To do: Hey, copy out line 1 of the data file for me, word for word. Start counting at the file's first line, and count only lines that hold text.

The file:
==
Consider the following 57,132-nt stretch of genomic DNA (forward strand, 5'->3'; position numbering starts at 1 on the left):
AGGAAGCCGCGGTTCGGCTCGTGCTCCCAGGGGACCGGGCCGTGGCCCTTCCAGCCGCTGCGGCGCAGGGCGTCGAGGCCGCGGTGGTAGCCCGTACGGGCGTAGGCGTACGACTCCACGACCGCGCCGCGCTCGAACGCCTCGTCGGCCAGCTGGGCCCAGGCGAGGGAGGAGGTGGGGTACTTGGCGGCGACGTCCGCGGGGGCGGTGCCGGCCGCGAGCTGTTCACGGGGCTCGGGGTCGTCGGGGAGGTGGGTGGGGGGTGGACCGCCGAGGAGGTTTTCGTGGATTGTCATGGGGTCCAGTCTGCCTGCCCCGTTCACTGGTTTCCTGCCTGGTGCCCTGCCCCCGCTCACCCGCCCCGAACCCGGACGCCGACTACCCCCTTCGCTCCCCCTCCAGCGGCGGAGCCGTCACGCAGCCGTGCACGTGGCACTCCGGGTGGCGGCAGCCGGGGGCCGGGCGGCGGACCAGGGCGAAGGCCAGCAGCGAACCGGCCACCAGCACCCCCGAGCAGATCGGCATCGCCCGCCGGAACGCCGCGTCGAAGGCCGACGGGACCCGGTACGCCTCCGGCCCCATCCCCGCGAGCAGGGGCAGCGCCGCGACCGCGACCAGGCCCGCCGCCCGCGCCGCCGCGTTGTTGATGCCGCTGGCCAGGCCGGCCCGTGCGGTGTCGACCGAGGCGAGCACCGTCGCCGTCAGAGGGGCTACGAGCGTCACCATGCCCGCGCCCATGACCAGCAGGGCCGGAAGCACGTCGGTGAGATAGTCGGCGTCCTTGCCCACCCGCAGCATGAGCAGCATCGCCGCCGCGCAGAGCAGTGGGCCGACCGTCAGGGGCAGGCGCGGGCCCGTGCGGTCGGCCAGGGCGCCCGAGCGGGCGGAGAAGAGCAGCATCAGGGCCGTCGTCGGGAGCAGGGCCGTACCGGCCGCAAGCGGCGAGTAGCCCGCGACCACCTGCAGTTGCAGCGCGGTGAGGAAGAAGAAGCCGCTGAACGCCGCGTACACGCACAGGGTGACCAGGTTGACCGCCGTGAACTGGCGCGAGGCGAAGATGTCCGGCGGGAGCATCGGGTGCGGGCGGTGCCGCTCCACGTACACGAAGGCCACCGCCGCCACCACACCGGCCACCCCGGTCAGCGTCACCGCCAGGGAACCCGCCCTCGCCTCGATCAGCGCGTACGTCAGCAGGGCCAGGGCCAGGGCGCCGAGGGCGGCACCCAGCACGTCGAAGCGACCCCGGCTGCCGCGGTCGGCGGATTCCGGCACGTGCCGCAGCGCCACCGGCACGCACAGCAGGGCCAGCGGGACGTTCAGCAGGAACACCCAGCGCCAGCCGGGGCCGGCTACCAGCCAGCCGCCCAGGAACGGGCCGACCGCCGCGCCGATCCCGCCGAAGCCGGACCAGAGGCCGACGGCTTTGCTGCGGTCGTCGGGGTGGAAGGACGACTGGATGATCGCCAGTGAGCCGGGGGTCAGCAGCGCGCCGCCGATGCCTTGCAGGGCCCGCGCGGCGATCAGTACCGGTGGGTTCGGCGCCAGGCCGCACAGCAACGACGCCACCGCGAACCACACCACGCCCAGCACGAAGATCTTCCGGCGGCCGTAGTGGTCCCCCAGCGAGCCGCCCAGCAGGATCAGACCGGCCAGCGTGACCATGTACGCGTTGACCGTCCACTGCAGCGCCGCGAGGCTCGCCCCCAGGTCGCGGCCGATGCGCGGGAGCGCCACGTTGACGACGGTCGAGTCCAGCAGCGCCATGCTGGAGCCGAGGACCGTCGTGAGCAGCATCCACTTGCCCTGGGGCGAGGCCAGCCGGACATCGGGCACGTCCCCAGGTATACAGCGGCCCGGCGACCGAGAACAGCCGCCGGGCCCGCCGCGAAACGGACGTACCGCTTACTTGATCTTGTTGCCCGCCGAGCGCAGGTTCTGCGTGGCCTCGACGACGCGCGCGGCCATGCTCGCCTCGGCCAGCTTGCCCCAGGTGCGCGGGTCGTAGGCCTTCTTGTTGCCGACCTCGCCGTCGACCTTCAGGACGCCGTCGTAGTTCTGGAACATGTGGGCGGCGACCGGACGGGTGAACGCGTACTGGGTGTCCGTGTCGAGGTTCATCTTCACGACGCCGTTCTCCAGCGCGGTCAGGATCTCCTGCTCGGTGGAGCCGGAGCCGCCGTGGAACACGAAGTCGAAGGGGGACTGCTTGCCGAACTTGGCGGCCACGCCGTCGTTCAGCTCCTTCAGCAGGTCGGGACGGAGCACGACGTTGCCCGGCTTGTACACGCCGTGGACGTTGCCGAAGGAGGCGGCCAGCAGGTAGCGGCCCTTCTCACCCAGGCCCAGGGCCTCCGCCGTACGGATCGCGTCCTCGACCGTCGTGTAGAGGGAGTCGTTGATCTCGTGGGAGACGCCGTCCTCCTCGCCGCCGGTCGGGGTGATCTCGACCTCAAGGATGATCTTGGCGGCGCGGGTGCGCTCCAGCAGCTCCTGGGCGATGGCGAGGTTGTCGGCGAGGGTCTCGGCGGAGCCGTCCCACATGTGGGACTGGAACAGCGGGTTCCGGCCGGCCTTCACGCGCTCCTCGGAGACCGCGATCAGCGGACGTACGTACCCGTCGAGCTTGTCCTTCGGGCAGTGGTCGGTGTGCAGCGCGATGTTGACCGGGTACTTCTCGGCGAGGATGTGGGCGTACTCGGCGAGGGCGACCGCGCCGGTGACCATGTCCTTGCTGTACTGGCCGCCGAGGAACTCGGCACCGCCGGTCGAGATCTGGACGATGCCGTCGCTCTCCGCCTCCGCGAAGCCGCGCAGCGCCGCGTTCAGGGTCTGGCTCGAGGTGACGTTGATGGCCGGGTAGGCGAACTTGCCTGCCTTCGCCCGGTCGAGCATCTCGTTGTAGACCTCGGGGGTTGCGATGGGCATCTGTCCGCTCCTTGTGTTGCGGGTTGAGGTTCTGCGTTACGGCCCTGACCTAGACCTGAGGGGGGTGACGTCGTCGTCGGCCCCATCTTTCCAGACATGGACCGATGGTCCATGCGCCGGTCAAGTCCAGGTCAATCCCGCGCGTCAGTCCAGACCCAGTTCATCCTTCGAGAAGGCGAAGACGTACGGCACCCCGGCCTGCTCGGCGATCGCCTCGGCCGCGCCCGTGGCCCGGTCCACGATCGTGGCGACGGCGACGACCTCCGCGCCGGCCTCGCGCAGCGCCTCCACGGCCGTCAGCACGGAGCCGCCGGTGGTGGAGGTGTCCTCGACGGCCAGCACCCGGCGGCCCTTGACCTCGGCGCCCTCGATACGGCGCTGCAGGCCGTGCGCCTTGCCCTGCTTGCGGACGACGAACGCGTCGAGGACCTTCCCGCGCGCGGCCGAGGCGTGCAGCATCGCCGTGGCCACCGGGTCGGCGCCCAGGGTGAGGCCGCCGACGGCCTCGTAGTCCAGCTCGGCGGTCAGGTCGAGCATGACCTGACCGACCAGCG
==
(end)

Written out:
Consider the following 57,132-nt stretch of genomic DNA (forward strand, 5'->3'; position numbering starts at 1 on the left):